Ham is a medical doctor, living in Vancouver (aka Smallville, of course). But rather than medicine (this is single payer Canada, after all, in Michael Moore land) he decided he could make his fortune on the domain name business – as a big league “domainer.” This is all the software and infrastructure that generates synonym spelling names (parked domains) with advertising links. The article talks about Cameroon, the tld .cm, and the master site The article mentions some other moguls, like Yun Ye, Garry Chernoof, Craig Lovik, and Scott Day.

One operator even did a .org park on my I ignored it. It does seem to me that this sort of thing goes against the “good faith” practices of ICANN rules and might run into issues with the revised trademark law (going offshore makes it complicated). The article indicates that Lam kept a low profile because of the ambiguities. Sometimes there is a tradeoff between making money and enjoying the limelight, I guess.

The blogosphere, not being particularly moralistic, tends to like what he did. It’s innovative, and the money he makes will eventually do good. I don’t pass judgment. I’ve had people ask me about this, and no, I wouldn’t want to. I’d rather create content and be publicly known for it and be read about in literature anthologies a half century after I’m gone in high school English (not high school musicals with Zac Efron clones).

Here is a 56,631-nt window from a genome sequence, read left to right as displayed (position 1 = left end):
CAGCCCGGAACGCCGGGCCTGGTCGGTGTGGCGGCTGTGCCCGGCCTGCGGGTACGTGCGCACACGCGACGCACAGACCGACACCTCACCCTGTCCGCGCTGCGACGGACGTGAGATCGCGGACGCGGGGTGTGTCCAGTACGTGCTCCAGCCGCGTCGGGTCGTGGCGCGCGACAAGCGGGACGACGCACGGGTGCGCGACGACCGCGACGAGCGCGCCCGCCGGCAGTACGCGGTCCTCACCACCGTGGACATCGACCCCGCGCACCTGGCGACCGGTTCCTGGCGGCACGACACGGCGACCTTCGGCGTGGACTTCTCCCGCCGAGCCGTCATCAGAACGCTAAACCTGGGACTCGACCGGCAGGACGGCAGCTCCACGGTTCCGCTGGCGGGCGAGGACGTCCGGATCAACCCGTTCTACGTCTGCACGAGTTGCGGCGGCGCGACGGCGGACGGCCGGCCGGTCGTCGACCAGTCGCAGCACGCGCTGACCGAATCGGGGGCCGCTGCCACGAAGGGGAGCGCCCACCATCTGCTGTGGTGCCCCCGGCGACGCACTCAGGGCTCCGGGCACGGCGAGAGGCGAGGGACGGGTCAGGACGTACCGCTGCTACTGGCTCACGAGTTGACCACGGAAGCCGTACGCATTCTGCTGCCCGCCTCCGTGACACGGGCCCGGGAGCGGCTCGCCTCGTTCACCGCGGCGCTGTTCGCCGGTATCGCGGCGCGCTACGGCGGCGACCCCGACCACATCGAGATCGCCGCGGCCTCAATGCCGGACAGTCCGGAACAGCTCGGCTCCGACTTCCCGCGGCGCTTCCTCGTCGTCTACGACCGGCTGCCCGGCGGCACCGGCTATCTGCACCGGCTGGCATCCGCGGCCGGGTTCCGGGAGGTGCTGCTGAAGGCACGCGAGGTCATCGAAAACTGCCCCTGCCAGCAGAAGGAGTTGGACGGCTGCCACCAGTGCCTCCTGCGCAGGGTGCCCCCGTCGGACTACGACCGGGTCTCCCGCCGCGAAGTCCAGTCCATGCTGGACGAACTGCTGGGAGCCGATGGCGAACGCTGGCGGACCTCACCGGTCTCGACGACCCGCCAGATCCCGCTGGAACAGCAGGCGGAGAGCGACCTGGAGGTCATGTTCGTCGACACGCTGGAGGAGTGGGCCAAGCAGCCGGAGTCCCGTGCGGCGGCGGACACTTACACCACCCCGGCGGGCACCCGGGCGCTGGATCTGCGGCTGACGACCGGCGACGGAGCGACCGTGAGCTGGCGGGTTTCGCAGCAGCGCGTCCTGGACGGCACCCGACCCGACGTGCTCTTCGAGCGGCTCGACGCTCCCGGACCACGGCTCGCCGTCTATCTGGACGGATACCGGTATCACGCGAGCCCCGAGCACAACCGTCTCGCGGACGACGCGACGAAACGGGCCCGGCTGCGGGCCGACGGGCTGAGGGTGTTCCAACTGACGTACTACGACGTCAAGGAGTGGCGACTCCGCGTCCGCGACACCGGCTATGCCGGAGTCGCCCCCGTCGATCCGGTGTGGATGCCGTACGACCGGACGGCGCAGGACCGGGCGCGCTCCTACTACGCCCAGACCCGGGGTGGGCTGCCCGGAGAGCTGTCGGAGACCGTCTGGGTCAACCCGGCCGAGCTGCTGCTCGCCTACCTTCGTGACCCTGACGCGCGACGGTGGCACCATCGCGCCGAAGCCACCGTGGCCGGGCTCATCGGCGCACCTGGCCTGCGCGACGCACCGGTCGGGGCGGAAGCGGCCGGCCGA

Until August 2005 I had a lot of my content on, which was supposed to be contraction for "High Productivity Publishing." Because I no longer was really selling books myself, I didn't think it was kosher to keep a name like this, and moved everything to, based on the title of my first 1997 book. A casino company took it over. A woman called me in a couple weeks and asked me to sign it over (I thought if I didn't pay Network Solutions for the renewal, I had no rights) and offered $50 at Paypal, but I took no money, as I had relinquished the domain.

Monday, July 02, 2007

Trademark Dilution would apply to spammers

I repeatedly get unsolicited emails, cleverly set up, from banks claiming all kinds of things: that my online banking is suspended, that I need to do a system test, that I have overdue bills, etc. Of course, we all know that this is “social engineering” and that these are the well known phishing scams. If one follows the hyperlink on such an email, one finds a link other than the bank, an IP address that, if looked up on WHOIS, tracks to overseas, often China.

These emails have the bank trademarks, with sender addresses cleverly spoofed to look like they come from the bank. Of course, as noted earlier, this argues for replacing email with protocol safer than SMTP, but the main point here is how the spammers use the bank trademarks, and format their pages to look exactly like the banks’ legitimate emails.

Bank of America seems to be the main target. The spammers love to reproduce its red, white and blue trademark.

It strikes me that this kind of activity provides a legitimate use of the Trademark Dilution Revision Act as passed. A bank can now say that it does not have to prove financial harm yet in order to claim tarnishment or dilution, which this kind of criminal activity obviously represents. But legal action may be of little value overseas.